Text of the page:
I'm Not on Your Vacation

[cue the tiny violin choir...] Yesterday, I spent the entire day indoors. It was a beautiful specimen of a Cape Cod day: birds chirping, waves crashing, sun warmly shining behind a pillow of puffy clouds. But there I was, slumped on a futon, shades drawn, concentration musak blaring, churning out a day-late assignment rife with moving parts/details that had I strayed for even an hour to go for a dip, I'd be left to backtrack over piles of papers and draw the work out all the more. By the time I hit send and emerged from my cave around sundown, I felt like a visitor to a new planet – eyes blinking, lungs hungrily filling with fresh air, positively parched in a way which only a mind-numbing beverage could quench. 

This is not ideal. My ideal day goes something like this: 

8am – wake up, make a nice breakfast, meditate, do the 7-minute workout, followed by 15–30 minutes of yoga.
9:30am–12noon – Sit in on one or two conference calls, sift through and send emails.
12noon–2pm or so – Focus intently (read: stay off Facebook) on work, completing and submitting assignments that are due. (I rarely work ahead, sigh). 
3–6pm – Head out to enjoy late-afternoon lazing on the beach/bike riding/running errands around town.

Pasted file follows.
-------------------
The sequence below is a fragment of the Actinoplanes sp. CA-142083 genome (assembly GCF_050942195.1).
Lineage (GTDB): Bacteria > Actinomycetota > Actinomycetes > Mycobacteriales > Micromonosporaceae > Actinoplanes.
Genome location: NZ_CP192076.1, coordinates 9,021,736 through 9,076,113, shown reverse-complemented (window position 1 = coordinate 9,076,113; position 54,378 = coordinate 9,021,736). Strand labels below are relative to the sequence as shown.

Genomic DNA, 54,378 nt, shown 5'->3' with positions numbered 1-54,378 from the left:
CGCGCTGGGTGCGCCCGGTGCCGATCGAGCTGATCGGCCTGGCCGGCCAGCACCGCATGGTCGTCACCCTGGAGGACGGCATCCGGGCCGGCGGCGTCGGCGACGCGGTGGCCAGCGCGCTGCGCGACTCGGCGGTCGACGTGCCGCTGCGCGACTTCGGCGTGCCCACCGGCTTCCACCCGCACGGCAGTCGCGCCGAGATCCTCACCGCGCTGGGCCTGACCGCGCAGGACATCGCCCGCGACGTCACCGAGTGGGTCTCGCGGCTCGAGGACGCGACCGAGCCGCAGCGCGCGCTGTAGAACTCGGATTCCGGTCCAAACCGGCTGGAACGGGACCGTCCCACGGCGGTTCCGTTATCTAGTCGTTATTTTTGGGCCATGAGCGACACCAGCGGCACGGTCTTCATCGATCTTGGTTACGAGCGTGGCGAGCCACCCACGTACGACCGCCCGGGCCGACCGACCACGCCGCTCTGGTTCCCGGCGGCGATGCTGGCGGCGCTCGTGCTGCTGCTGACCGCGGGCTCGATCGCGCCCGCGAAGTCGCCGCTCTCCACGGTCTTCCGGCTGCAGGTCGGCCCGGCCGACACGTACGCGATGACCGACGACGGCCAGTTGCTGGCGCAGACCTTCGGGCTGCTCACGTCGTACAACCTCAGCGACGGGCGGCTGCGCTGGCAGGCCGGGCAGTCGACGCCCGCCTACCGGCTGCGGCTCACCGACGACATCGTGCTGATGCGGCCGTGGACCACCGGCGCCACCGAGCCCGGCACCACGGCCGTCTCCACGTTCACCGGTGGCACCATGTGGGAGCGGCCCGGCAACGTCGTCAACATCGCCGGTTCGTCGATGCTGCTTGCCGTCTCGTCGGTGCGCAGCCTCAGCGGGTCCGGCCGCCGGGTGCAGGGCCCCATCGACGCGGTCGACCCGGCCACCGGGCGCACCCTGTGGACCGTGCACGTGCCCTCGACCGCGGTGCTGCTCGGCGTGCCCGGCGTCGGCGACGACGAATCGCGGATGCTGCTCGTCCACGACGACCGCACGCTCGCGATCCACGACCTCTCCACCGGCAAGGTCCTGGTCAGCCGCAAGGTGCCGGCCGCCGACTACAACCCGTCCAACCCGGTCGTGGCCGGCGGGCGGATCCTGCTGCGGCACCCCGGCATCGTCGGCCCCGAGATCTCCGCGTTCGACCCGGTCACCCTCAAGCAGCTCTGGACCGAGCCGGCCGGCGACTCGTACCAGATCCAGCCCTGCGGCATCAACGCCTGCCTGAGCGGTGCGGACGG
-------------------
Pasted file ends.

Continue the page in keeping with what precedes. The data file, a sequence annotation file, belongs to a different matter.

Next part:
6–7pm – Catch up on the emails that came through during the afternoon, maybe send out invoices/pay bills/etc.
7–9pm – Dinner at home, on the beach or at a restaurant – this is when I tend to socialize – a key component to not becoming a very weird hermit.
9–11pm – Enrichment – reading, working on a crafty project, or, admittedly, catching up on TV shows I was too busy to watch first time around. 

No matter how you work, keeping a schedule makes a huge difference. It's not always easy, like when peeps from all ends of the earth make their way through the Cape on their hard-earned August holidays, and the call to while away a day on the beach with them is louder than a seagull's squawk. When I take a full day off to play in the sand, I have to make up for it at some point, hence yesterday's lockdown. Life is about balance: being able to enjoy the moment one day and hunker down the next.